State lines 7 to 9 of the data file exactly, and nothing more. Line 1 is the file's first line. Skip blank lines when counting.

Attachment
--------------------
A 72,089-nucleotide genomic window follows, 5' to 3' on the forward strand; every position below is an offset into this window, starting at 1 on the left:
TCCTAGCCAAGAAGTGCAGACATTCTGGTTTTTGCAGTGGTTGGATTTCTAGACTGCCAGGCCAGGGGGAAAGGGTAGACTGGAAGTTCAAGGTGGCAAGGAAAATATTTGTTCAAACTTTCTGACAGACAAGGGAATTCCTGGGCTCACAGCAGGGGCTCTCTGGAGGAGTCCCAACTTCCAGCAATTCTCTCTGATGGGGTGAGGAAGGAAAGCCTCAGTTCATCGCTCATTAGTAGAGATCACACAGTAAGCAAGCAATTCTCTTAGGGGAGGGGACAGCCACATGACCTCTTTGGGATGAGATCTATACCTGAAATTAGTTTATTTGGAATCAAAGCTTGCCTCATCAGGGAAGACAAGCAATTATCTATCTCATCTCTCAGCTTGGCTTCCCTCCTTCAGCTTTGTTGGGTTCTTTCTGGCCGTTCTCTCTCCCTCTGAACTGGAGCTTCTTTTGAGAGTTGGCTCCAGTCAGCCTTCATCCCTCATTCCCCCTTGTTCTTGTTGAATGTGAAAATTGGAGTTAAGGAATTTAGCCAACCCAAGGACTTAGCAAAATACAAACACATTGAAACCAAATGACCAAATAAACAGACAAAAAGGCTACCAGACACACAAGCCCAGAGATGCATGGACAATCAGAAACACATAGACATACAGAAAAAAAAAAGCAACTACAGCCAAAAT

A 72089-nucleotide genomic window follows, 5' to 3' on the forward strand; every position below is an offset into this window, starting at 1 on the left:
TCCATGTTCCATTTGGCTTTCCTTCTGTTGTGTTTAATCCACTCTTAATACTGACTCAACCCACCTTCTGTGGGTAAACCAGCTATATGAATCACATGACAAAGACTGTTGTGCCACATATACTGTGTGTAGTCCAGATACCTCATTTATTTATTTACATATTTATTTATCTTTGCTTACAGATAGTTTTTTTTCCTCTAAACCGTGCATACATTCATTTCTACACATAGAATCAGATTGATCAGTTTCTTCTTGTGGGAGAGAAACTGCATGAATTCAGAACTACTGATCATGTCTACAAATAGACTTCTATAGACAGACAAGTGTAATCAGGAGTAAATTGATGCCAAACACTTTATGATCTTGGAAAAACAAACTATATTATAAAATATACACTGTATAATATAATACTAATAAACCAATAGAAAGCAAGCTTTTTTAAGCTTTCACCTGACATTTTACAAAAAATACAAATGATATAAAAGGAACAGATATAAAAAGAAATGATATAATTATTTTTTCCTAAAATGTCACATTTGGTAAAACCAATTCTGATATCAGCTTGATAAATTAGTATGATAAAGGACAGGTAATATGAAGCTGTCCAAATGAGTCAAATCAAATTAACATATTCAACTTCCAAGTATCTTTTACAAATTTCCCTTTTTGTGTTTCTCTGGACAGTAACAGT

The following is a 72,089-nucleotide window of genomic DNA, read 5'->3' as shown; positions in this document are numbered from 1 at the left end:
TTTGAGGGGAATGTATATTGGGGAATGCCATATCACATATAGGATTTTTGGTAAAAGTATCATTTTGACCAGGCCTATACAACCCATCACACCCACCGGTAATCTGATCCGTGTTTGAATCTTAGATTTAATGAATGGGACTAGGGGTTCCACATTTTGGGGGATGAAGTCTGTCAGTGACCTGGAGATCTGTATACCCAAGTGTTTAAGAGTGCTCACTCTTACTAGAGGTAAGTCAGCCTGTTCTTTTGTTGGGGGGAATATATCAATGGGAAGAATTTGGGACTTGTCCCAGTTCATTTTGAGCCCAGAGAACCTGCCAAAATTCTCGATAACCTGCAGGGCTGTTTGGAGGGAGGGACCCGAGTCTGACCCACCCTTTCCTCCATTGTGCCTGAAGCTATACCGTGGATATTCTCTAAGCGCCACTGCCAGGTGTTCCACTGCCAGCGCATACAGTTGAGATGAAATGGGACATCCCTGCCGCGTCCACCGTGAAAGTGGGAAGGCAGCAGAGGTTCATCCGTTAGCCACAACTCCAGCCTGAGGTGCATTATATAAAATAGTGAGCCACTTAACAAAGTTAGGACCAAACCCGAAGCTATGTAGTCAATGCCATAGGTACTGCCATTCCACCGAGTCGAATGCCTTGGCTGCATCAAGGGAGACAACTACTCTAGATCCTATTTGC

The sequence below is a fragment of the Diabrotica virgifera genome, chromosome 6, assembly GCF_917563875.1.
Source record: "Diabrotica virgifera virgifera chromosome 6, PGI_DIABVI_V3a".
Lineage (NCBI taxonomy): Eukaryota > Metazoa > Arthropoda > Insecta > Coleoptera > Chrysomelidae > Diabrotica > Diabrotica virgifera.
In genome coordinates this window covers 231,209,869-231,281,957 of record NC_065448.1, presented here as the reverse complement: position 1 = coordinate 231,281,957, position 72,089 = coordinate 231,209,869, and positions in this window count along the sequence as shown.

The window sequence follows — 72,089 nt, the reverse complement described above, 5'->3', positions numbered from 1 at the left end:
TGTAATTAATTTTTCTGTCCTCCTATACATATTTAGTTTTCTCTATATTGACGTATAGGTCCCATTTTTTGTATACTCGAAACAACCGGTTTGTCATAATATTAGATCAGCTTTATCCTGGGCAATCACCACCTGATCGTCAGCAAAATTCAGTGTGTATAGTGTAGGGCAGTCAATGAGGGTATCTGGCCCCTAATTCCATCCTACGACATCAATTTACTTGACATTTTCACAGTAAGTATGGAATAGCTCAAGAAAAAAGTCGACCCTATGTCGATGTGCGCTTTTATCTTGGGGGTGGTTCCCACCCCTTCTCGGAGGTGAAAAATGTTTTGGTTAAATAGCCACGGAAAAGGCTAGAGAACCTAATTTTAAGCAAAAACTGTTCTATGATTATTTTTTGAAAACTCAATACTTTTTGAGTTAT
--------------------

The sequence below is a fragment of the Diabrotica virgifera genome, chromosome 6, assembly GCF_917563875.1.
Source record: "Diabrotica virgifera virgifera chromosome 6, PGI_DIABVI_V3a".
Lineage (NCBI taxonomy): Eukaryota > Metazoa > Arthropoda > Insecta > Coleoptera > Chrysomelidae > Diabrotica > Diabrotica virgifera.